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Ruptured urinary bladder attributable to urethral compression by a haematoma after vertebral fracture in a bull


Braun, U; Trösch, L; Sydler, T (2014). Ruptured urinary bladder attributable to urethral compression by a haematoma after vertebral fracture in a bull. Acta veterinaria Scandinavica, 56:17.

Abstract

BACKGROUND: In male cattle, rupture of the urinary bladder is usually associated with urethral obstruction by uroliths. Less common causes include urethral compression or stricture. This case report describes the findings in a young Limousion breeding bull with rupture of the urinary bladder because of urethral compression by a haematoma after coccygeal fracture. CASE PRESENTATION: The bull had been introduced into a 40-head Red-Holstein herd one week before being injured. One week after introduction to the herd, the bull had an acute onset of anorexia and he was referred to the clinic. There was marked abdominal distension, reduced skin turgor and enophthalmus. The serum concentration of urea and creatinine was increased. Ultrasonographic examination revealed severe ascites and abdominocentesis yielded clear yellow fluid with high urea and creatinine concentrations, which supported a diagnosis of uroperitoneum. The bull was euthanatized because of a poor prognosis. Postmortem examination revealed a comminuted fracture of the first two coccygeal vertebrae associated with a massive haematoma that obstructed entire pelvic cavity. The haematoma compressed the urethra thereby preventing outflow of urine, which resulted in a 5-cm tear ventrally at the neck of the bladder. It was assumed that the newly-introduced bull had sustained the vertebral fractures when he was mounted by a cow. CONCLUSIONS: The present case study serves to expand the differential diagnosis of urinary bladder rupture. Therefore, in addition to obstructive urolithiasis, compression and stricture of the urethra might be considered in male cattle with uroperitoneum.

Abstract

BACKGROUND: In male cattle, rupture of the urinary bladder is usually associated with urethral obstruction by uroliths. Less common causes include urethral compression or stricture. This case report describes the findings in a young Limousion breeding bull with rupture of the urinary bladder because of urethral compression by a haematoma after coccygeal fracture. CASE PRESENTATION: The bull had been introduced into a 40-head Red-Holstein herd one week before being injured. One week after introduction to the herd, the bull had an acute onset of anorexia and he was referred to the clinic. There was marked abdominal distension, reduced skin turgor and enophthalmus. The serum concentration of urea and creatinine was increased. Ultrasonographic examination revealed severe ascites and abdominocentesis yielded clear yellow fluid with high urea and creatinine concentrations, which supported a diagnosis of uroperitoneum. The bull was euthanatized because of a poor prognosis. Postmortem examination revealed a comminuted fracture of the first two coccygeal vertebrae associated with a massive haematoma that obstructed entire pelvic cavity. The haematoma compressed the urethra thereby preventing outflow of urine, which resulted in a 5-cm tear ventrally at the neck of the bladder. It was assumed that the newly-introduced bull had sustained the vertebral fractures when he was mounted by a cow. CONCLUSIONS: The present case study serves to expand the differential diagnosis of urinary bladder rupture. Therefore, in addition to obstructive urolithiasis, compression and stricture of the urethra might be considered in male cattle with uroperitoneum.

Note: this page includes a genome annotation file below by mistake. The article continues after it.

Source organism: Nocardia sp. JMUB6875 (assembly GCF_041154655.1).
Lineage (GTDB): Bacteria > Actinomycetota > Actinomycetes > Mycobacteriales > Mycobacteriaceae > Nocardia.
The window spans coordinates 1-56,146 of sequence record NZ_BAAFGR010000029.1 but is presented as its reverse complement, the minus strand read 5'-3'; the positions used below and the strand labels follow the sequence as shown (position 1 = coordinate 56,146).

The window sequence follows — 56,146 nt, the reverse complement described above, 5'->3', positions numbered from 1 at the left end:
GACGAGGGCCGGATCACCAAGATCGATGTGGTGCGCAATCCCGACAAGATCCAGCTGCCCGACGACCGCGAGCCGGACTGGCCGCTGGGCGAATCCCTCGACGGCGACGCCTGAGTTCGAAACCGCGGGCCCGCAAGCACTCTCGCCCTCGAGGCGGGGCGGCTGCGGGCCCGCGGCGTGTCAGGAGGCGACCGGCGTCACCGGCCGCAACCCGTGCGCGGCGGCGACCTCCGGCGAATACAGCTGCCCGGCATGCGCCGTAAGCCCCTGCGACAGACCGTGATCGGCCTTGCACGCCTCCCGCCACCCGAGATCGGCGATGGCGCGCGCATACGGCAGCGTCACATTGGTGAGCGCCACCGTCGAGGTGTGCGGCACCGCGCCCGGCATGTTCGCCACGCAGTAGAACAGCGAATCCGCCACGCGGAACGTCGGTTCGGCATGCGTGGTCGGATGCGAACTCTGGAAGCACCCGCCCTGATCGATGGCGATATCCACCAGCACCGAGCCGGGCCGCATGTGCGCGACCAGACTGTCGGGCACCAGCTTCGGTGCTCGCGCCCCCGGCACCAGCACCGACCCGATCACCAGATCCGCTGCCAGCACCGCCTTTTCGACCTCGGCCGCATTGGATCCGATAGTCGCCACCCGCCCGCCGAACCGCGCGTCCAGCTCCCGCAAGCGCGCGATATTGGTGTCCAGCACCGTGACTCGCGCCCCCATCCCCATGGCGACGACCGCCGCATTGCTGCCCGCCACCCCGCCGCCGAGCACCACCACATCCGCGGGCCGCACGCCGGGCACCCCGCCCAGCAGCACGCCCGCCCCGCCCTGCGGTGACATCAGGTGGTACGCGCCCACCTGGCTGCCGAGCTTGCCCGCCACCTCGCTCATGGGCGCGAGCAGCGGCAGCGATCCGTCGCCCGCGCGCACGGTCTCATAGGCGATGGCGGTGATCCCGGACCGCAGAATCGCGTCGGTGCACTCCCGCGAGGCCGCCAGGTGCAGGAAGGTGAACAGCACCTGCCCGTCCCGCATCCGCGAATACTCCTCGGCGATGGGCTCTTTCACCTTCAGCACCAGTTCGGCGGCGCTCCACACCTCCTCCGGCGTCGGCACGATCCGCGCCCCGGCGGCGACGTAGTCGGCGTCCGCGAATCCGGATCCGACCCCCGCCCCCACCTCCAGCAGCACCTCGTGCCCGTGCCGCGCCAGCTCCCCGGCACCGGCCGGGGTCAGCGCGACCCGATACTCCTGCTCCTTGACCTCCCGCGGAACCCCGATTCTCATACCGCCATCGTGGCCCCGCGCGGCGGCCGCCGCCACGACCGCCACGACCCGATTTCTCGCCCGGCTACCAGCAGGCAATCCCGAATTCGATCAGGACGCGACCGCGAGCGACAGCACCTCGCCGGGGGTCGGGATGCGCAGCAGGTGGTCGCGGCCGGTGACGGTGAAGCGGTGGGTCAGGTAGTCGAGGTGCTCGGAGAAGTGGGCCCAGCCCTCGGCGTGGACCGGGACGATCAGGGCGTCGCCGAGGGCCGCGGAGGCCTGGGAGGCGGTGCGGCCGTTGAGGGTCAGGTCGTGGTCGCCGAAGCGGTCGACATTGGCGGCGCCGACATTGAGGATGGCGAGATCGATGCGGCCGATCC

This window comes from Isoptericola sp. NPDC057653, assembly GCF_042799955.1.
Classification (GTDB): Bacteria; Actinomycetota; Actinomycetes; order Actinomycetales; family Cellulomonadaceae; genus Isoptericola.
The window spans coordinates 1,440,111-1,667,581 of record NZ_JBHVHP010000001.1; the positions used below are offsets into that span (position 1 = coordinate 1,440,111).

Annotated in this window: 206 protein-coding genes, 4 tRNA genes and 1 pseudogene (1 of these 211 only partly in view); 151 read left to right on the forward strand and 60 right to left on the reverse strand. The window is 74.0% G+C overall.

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Additional indexing

Item Type:Journal Article, refereed, original work
Communities & Collections:05 Vetsuisse Faculty > Institute of Veterinary Pathology
05 Vetsuisse Faculty > Veterinary Clinic > Department of Farm Animals
Dewey Decimal Classification:570 Life sciences; biology
Language:English
Date:2014
Deposited On:20 May 2014 15:11
Last Modified:07 Aug 2017 04:40
Publisher:BioMed Central
ISSN:0044-605X
Free access at:PubMed ID. An embargo period may apply.
Publisher DOI:https://doi.org/10.1186/1751-0147-56-17
PubMed ID:24666697

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